Defendants cite certain cases which, although not specifically in point, do enunciate principles which we consider by way of analogy. In State Election Board v. McClure et al., 243 Ind. 658, 189 N.E.2d 711 (1963), the court held that the time as fixed by the federally established time zones should govern the hours of holding elections; the Indiana election statutes prescribed no method. Thus, although the Interstate Commerce Commission had zoned 43 eastern counties in one time zone and the rest of the state in another, that system was approved and followed. It seems, however, that the opinion was based primarily upon the fact that the people had accepted the times as thus fixed, and not upon any binding effect of the federal law. In Whitmer v. House, 198 Kan. 629, 426 P.2d 100, it was held that the United States Time Act of 1918 was not binding on subdivisions of the state, and that it did not preclude independent action by such subdivisions. Essentially the same holding appears in City of Louisville v. Louisville Livestock Exchange, 302 Ky. 536, 195 S.W.2d 76. In Salt Lake City v. Robinson, 39 Utah 260, 116 P. 442, 35 L.R.A.,N.S., *233 610 (1911), the court took judicial notice of the fact that all railroads, streetcars, banks, schools, courts and businesses in Salt Lake City (it being a city prosecution) operated on Mountain Standard Time, as prescribed by the federal time zones, and it was there said that the courts "should apply the time in general use." The same principle was applied in Anderson v. Cook, 102 Utah 265, 130 P.2d 278, 143 A.L. R. 987 (1942), where the court found and held (by way of judicial notice) that the people of Utah had recognized and adopted the United States War Time Act of January 20, 1942, that such method of computation had become the time in general use, and that such method would be required in applying the hours fixed in the 1939 Utah election laws. There, as here, the hours stated in the election laws were fixed before the state adopted (in fact) the use of advanced time. The court said, however, in view of its previous holding in Robinson, supra, that if the legislature had intended any other basis of computation than the method in general use, it "would have so specified." See also State v. Badolati, 241 Wis. 496, 6 N.W.2d 220, 143 A.L.R. 1234.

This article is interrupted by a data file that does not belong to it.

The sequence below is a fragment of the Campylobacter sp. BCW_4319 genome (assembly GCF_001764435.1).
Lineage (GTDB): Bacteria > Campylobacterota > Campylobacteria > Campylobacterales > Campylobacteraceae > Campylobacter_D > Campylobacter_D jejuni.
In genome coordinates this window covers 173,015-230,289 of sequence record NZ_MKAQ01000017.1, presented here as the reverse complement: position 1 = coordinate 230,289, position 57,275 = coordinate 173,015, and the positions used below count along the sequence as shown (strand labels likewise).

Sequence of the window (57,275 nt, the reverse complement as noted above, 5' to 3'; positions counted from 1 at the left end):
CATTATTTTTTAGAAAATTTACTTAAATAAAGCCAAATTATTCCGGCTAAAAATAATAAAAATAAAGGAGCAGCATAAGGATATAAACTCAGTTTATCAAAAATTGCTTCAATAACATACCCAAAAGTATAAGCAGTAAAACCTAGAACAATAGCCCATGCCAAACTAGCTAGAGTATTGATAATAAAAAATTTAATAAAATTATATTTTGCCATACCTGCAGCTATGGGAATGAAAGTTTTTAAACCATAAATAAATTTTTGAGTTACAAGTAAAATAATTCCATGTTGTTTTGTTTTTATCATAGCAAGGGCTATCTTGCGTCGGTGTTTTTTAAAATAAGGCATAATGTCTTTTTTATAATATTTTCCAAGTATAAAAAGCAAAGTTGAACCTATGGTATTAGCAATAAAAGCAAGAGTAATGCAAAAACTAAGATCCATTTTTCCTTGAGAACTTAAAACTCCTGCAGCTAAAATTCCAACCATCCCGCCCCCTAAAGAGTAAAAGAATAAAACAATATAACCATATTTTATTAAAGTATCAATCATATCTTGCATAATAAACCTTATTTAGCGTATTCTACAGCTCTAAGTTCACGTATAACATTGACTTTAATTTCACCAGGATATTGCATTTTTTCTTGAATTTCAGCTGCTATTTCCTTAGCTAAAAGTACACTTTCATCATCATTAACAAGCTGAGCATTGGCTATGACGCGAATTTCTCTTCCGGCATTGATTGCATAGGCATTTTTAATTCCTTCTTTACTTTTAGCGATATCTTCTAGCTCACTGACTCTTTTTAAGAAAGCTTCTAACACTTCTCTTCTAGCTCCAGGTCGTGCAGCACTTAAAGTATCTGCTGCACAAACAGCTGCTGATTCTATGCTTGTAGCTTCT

We conclude that the hours referred to in § 311.290 are those hours fixed according to the method in general use in the state of Missouri at the time the issue is submitted; that the legislature did not intend to freeze those hours to Central Standard Time if some other method was subsequently adopted generally by the people of Missouri; that daylight savings time has been so adopted and that all plaintiffs (including the intervenor) must comply with it. The arguments concerning city ordinances and any practices thereunder are wholly immaterial, for no ordinance or interpretation can be valid if contrary to our construction of the statute.

We affirm the judgment of the trial court, but we remand the cause with the direction that it add to its declaratory judgment a provision declaring specifically that the plaintiffs (and intervenor) shall not be permitted to operate their respective businesses or sell any liquor between the hours of 1:30 o'clock A.M. and 6:00 o'clock A.M. as calculated by Daylight Savings Time or Advanced Central Standard Time.

All of the Judges concur.